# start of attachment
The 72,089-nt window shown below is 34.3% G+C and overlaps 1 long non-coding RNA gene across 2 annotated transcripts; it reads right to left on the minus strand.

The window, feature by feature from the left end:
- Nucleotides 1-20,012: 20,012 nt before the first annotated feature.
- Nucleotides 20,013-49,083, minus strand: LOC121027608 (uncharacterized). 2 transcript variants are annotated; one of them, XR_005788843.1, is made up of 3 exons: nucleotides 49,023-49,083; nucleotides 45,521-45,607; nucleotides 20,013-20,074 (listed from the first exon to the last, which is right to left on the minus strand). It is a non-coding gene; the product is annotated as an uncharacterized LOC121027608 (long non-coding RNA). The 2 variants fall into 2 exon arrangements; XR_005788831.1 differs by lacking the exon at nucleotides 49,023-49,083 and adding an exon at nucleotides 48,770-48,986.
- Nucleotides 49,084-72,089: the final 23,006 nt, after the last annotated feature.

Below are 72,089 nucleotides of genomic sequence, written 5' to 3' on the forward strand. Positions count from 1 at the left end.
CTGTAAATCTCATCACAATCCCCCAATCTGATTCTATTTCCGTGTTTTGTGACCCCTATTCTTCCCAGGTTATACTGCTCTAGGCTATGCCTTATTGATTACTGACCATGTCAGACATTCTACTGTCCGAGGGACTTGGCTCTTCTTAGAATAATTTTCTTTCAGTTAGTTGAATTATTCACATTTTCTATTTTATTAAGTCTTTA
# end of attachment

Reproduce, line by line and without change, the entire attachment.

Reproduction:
The 72,089-nt window shown below is 34.3% G+C and overlaps 1 long non-coding RNA gene across 2 annotated transcripts; it reads right to left on the minus strand.

The window, feature by feature from the left end:
- Nucleotides 1-20,012: 20,012 nt before the first annotated feature.
- Nucleotides 20,013-49,083, minus strand: LOC121027608 (uncharacterized). 2 transcript variants are annotated; one of them, XR_005788843.1, is made up of 3 exons: nucleotides 49,023-49,083; nucleotides 45,521-45,607; nucleotides 20,013-20,074 (listed from the first exon to the last, which is right to left on the minus strand). It is a non-coding gene; the product is annotated as an uncharacterized LOC121027608 (long non-coding RNA). The 2 variants fall into 2 exon arrangements; XR_005788831.1 differs by lacking the exon at nucleotides 49,023-49,083 and adding an exon at nucleotides 48,770-48,986.
- Nucleotides 49,084-72,089: the final 23,006 nt, after the last annotated feature.

Below are 72,089 nucleotides of genomic sequence, written 5' to 3' on the forward strand. Positions count from 1 at the left end.
CTGTAAATCTCATCACAATCCCCCAATCTGATTCTATTTCCGTGTTTTGTGACCCCTATTCTTCCCAGGTTATACTGCTCTAGGCTATGCCTTATTGATTACTGACCATGTCAGACATTCTACTGTCCGAGGGACTTGGCTCTTCTTAGAATAATTTTCTTTCAGTTAGTTGAATTATTCACATTTTCTATTTTATTAAGTCTTTA